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7 Novelists Who Need to Write Video Games -

7 Novelists Who Need to Write Video Games

Posted by Scott Grant | 29 Jul 2013 |

The book was better.

With the recent news that one of my favorite writers, Neil Gaiman, author of Neverwhere and American Gods, is collaborating with The Odd Gentlemen to create his first video game it struck me as the perfect time to compile a list of others who should do the same. Being an avid reader myself, here are a few authors whom I think should be making their own video games.

Neal Stephenson Gabe Newell Clang

 

Neal Stephenson

Yes, yes, Neal Stephenson did recently run a successful video game Kickstarter campaign, I know. However, Clang, will be a motion controlled, technical, sword fighting game with little to no actual story.

Stephenson is a nerd’s nerd who has a deep understanding of technology and builds worlds that make it hard to comprehend how they came out of a person’s brain. Hell, he even wrote a book (Reamde) about an MMO that encouraged gold farming. The fantastic future worlds he created in Snow Crash and The Diamond Age, combined with the technical precision of something like Cryptonomicon, lead me to believe that this man simply has to write some video games. This isn’t even to mention that he is friends with Valve’s Gabe Newell in real life (who absolutely, positively, confirms Half Life 3 in this video).

Stephen King

I could go on all day, and all night, about Stephen King but if you read his books you know he is the master when it comes to character building and creating atmosphere. His style would make him perfect for a survival horror or adventure game. I’ll leave you with one idea, that immediately came to me when I thought of King: Telltale Games Presents Stephen King’s IT. You’re welcome.

S.M. Stirling

Stirling’s The Change (sometimes called Emberverse) series (go buy Dies The Fire, you’ll thank me), a post-apocalyptic epic that morphs into a pseudo-fantasy series somewhere along the way would make a fantastic open world RPG or even an MMO. Stirling is a master world builder and a game based on this series could easily rival something like Skyrim in scope, and likely trump it in depth.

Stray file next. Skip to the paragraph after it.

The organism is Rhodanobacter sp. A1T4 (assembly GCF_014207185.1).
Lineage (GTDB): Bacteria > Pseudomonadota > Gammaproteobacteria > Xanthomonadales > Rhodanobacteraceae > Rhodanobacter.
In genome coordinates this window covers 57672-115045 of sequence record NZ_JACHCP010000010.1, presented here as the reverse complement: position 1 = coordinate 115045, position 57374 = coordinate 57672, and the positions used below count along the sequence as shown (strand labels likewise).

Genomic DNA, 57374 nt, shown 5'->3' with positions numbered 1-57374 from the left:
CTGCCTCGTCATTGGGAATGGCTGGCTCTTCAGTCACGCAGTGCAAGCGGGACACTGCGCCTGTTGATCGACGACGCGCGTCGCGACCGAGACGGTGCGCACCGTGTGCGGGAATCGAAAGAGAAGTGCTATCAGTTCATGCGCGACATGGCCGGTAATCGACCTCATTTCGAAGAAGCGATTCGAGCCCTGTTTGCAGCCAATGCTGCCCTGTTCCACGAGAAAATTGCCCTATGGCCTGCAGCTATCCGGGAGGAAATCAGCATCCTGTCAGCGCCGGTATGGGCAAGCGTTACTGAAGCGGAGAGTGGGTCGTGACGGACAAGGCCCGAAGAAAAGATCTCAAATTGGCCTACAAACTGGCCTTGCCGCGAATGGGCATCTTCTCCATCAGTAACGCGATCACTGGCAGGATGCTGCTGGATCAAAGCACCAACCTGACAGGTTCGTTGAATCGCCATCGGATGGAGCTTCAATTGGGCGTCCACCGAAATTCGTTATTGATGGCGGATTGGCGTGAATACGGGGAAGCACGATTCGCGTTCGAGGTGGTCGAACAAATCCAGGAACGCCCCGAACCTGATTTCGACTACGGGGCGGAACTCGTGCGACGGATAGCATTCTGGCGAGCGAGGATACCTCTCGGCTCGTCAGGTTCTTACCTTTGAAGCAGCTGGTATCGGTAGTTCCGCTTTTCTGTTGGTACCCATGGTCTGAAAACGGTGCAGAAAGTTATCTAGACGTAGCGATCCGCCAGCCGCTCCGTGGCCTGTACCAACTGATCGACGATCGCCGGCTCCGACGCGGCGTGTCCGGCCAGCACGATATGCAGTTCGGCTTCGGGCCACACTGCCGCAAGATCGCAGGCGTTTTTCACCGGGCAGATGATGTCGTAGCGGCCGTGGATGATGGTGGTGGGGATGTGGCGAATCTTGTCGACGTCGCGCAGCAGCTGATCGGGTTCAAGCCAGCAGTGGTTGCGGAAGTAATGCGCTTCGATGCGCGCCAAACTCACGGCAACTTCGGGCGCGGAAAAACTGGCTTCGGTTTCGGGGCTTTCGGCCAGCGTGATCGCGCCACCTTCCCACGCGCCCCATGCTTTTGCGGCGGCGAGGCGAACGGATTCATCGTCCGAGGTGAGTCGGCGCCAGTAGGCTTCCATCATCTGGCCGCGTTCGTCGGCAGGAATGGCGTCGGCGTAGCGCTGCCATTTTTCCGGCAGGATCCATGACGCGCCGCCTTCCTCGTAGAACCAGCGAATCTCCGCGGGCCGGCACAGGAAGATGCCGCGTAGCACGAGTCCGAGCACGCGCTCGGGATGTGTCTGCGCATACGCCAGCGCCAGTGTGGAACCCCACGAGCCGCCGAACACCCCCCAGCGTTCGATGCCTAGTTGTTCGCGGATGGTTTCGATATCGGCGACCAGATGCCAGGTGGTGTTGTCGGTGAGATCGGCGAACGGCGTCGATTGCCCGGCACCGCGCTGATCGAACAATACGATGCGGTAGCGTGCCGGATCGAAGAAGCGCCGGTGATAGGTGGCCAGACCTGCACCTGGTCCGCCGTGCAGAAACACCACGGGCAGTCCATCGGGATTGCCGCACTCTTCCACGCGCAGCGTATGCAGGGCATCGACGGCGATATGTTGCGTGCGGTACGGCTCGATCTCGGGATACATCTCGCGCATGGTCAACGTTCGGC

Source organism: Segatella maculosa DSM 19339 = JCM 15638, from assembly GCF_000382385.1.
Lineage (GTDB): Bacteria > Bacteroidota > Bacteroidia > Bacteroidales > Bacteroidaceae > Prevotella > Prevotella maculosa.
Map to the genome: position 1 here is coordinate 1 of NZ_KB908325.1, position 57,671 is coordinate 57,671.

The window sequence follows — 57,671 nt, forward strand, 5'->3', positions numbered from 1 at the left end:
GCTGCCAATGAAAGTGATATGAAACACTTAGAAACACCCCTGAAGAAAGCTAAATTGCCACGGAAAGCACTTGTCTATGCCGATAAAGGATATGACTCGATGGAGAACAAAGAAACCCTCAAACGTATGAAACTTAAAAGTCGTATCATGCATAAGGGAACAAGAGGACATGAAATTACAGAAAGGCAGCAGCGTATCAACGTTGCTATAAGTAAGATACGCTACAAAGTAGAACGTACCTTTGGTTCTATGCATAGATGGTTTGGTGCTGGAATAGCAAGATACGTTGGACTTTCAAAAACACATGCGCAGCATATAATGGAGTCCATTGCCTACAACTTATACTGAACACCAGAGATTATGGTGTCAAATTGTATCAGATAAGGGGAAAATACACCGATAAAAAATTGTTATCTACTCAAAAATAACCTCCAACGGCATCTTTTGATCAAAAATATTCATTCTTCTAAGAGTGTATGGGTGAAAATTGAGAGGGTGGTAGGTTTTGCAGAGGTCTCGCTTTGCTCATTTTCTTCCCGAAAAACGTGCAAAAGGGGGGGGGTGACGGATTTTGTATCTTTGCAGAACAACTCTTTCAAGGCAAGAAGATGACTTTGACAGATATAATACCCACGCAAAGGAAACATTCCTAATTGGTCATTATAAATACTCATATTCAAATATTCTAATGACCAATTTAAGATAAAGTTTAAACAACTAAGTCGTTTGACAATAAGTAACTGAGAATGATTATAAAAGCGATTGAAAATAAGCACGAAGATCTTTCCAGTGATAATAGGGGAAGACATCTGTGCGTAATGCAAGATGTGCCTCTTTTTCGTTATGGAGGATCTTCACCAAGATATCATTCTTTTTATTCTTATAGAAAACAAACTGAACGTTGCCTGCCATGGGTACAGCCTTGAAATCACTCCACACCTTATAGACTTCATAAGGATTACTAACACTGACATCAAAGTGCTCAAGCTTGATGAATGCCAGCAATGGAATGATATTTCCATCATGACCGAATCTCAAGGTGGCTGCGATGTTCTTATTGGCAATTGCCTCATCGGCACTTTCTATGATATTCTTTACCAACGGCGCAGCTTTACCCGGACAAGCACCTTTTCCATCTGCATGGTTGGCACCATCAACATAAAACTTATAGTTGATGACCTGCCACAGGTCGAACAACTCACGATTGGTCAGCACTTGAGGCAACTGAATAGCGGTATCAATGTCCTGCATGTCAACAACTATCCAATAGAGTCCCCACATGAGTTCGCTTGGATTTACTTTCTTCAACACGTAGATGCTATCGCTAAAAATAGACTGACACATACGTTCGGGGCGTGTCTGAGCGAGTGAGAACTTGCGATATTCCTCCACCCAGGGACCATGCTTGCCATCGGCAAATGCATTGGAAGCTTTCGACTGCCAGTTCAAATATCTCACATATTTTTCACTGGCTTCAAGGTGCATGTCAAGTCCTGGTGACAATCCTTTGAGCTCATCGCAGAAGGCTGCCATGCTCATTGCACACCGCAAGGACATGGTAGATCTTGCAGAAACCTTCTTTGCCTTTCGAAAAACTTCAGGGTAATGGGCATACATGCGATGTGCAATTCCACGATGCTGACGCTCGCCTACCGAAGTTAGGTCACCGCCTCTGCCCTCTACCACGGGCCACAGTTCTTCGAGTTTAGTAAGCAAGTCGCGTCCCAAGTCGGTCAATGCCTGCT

Dies the Fire

 

 

William Gibson

Gibson is the father of cyberpunk and his book, Neuromancer, will blow you away with its eerie predictions of future tech considering it was published in 1984. A game set in a dystopian future, along the lines of Watch Dogs or Remember Me, written by Gibson would surely take us to depths we haven’t yet been in a video game.

Joe Abercrombie

Abercrombie has set a new standard for fantasy books with his The First Law series, and introduced us to some of the best characters in the genre in The Blade Itself. I’m picturing him teamed up with CD Projekt Red to head up something in the style of The Witcher, but filled with his characters.

Tad Williams

If Gibson is the father of Cyberpunk, Williams is the heir to his throne. His Otherland series is a stirring examination of the future of the internet and his fantasy novels aren’t half bad either. Now, before you get in my face about it, I know that an Otherland MMO has been in the works for a few years but developer, RealU, folded in late 2012 so the fate of the game is way up in the air. Time for Tad jump in and right the ship or, better yet, get started on an original game.

George R.R. Martin

Game of Thrones is a media juggernaut succeeding as a book series and more recently as a TV Series on HBO. There has been a Game of Thrones video game, but it was… sub-par, we’ll say. I really think Martin should be writing his own, original, games especially considering we know he’s a gamer. That is, if he isn’t too busy killing Starks.

Surely I’ve left out your favorite author, so why not let me know who I’ve missed in the comments.

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  • S.M. Stirling

    No video game yet, but DIES THE FIRE and the other Emberverse books are being used as the basis for an RPG by Final Sword Productions.